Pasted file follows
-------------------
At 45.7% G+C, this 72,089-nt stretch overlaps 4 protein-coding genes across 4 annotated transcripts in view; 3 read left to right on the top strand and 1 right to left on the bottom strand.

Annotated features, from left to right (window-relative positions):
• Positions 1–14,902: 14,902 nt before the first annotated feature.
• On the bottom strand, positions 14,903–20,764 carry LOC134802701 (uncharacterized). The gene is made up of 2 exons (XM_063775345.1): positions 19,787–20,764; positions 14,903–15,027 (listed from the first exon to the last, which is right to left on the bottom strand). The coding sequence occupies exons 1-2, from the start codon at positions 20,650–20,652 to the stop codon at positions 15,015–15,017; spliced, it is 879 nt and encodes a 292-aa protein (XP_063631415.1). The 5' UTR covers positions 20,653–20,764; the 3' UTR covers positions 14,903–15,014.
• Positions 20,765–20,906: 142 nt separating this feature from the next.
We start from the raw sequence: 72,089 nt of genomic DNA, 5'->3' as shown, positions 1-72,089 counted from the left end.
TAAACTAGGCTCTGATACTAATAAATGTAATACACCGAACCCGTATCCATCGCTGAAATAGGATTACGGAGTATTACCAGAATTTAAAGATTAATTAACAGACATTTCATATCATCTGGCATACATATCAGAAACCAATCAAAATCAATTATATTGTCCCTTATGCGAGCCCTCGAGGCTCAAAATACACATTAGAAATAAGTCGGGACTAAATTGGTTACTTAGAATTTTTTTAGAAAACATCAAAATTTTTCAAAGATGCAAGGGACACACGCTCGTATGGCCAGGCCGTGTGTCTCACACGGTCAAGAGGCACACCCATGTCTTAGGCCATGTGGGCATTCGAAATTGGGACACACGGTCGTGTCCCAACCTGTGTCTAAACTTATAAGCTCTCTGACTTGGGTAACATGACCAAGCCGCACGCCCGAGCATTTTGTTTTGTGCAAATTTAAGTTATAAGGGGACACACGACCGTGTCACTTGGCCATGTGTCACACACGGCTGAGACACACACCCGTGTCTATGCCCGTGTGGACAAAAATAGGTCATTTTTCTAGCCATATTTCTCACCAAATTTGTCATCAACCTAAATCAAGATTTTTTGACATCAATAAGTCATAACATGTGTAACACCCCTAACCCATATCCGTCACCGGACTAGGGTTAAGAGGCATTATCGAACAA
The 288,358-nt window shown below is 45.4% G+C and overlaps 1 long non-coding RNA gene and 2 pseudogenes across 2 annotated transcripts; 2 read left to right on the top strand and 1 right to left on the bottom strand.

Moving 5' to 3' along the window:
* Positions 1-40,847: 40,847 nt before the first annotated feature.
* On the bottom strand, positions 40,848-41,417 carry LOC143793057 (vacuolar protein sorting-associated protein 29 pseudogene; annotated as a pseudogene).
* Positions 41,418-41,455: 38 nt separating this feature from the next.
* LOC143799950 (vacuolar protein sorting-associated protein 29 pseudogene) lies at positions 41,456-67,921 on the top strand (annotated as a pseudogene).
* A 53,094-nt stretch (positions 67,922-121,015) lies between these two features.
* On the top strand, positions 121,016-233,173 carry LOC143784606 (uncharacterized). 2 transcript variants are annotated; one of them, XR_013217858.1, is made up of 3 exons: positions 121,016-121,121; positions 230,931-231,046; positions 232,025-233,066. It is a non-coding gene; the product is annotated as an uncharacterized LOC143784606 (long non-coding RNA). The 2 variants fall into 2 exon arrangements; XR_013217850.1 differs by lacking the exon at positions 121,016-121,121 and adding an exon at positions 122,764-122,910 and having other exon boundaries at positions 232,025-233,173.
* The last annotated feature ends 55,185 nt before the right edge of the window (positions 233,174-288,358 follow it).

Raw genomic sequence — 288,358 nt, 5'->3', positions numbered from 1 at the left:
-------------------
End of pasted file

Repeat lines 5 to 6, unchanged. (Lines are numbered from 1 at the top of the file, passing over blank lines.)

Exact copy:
• Positions 20,765–20,906: 142 nt separating this feature from the next.
We start from the raw sequence: 72,089 nt of genomic DNA, 5'->3' as shown, positions 1-72,089 counted from the left end.